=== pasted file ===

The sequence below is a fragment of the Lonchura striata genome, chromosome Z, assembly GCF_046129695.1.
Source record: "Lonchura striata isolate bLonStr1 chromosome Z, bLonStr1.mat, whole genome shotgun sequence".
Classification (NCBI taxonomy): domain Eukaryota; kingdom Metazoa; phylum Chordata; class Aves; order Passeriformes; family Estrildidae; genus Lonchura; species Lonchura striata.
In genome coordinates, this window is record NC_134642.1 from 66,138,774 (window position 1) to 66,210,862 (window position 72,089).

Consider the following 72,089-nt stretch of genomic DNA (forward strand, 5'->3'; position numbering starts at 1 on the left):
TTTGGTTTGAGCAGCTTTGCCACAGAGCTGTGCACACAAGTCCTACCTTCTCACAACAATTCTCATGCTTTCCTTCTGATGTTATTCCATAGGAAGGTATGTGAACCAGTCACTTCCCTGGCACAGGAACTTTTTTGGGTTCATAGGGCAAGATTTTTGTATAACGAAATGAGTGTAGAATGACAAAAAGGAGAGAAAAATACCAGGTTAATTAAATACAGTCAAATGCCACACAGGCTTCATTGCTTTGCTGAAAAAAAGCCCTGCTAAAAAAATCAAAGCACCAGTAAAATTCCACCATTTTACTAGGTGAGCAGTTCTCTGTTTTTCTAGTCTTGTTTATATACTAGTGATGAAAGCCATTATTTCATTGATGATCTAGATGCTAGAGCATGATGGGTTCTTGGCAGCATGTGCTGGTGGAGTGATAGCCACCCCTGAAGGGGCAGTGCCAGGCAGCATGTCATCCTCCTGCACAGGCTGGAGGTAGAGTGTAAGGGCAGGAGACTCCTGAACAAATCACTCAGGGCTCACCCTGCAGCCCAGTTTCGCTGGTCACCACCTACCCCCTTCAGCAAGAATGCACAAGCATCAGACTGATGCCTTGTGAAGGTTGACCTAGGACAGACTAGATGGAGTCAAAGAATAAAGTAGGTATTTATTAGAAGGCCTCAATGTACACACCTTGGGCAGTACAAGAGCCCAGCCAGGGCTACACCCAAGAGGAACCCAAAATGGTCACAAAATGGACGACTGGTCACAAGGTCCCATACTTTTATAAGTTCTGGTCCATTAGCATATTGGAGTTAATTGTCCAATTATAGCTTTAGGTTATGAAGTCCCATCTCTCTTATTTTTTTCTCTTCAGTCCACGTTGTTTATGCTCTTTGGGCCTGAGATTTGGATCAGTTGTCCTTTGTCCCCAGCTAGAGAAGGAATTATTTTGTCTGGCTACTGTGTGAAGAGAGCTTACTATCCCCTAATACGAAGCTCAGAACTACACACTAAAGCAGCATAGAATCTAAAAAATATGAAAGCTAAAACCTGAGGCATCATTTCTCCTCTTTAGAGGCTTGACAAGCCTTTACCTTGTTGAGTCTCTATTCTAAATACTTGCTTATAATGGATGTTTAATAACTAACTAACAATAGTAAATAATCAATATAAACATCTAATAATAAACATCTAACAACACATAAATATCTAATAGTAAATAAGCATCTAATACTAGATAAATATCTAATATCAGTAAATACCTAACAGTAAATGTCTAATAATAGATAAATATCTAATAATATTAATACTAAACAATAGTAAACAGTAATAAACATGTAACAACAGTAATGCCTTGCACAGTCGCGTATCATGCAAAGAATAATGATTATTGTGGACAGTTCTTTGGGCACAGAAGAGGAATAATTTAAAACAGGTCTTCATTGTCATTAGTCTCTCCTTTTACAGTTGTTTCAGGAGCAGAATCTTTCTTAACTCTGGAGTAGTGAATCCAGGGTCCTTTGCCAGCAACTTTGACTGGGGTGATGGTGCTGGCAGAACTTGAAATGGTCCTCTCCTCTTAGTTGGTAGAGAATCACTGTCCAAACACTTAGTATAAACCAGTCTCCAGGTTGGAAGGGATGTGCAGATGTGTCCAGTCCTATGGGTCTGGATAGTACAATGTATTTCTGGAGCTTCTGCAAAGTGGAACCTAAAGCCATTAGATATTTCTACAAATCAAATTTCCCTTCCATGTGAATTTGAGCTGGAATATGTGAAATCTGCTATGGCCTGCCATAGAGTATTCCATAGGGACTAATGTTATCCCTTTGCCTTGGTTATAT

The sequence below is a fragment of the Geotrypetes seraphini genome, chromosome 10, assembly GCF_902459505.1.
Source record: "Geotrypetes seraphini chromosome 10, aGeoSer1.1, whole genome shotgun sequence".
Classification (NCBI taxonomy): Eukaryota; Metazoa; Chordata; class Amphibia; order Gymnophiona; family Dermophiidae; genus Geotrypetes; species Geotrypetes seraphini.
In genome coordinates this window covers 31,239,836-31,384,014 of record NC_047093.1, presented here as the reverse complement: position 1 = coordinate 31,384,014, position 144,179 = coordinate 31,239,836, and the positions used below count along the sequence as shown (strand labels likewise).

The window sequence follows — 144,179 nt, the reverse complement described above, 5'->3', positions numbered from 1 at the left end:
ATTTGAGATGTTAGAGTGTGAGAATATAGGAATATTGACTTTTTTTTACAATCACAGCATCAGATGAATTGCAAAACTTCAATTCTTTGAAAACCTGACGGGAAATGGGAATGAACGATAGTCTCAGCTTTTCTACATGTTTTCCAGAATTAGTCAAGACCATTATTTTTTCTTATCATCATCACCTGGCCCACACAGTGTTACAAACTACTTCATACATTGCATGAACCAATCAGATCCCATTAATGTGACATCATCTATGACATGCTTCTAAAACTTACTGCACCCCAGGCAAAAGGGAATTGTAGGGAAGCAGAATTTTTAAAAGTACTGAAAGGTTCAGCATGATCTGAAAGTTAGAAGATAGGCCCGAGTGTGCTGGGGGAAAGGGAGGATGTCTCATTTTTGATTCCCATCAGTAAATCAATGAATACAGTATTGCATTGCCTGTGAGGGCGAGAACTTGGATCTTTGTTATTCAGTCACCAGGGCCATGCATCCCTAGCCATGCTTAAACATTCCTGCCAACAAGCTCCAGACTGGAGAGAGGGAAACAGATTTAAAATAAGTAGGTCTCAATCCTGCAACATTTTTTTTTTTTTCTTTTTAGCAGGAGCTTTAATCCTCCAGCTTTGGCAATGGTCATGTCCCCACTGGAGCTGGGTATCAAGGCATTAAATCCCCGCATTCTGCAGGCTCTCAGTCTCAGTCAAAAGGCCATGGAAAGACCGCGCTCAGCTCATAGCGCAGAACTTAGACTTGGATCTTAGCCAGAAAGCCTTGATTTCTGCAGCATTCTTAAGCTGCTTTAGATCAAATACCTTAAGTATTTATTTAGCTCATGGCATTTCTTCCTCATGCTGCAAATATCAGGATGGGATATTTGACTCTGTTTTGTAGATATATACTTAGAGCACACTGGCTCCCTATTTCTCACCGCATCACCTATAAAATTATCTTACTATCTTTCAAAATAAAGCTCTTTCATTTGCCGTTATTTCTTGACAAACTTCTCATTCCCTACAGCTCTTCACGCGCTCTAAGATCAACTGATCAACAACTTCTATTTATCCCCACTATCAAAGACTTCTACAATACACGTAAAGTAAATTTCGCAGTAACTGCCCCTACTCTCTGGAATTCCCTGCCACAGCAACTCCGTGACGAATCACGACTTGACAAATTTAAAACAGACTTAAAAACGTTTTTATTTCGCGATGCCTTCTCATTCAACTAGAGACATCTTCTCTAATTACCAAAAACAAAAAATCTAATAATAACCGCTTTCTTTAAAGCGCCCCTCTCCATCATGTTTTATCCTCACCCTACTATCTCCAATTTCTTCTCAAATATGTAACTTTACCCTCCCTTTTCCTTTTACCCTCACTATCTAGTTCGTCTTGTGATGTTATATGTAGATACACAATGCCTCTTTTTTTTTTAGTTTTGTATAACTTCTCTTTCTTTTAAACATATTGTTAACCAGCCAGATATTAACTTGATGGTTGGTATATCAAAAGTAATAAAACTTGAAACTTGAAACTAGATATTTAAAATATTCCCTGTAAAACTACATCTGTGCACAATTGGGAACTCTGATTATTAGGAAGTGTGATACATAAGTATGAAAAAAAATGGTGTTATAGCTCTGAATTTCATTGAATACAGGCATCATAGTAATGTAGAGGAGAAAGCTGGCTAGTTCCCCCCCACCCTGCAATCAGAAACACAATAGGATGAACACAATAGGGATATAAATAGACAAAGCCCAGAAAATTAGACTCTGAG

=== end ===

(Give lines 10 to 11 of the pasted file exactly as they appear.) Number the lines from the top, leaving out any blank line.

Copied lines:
In genome coordinates this window covers 31,239,836-31,384,014 of record NC_047093.1, presented here as the reverse complement: position 1 = coordinate 31,384,014, position 144,179 = coordinate 31,239,836, and the positions used below count along the sequence as shown (strand labels likewise).

The window sequence follows — 144,179 nt, the reverse complement described above, 5'->3', positions numbered from 1 at the left end: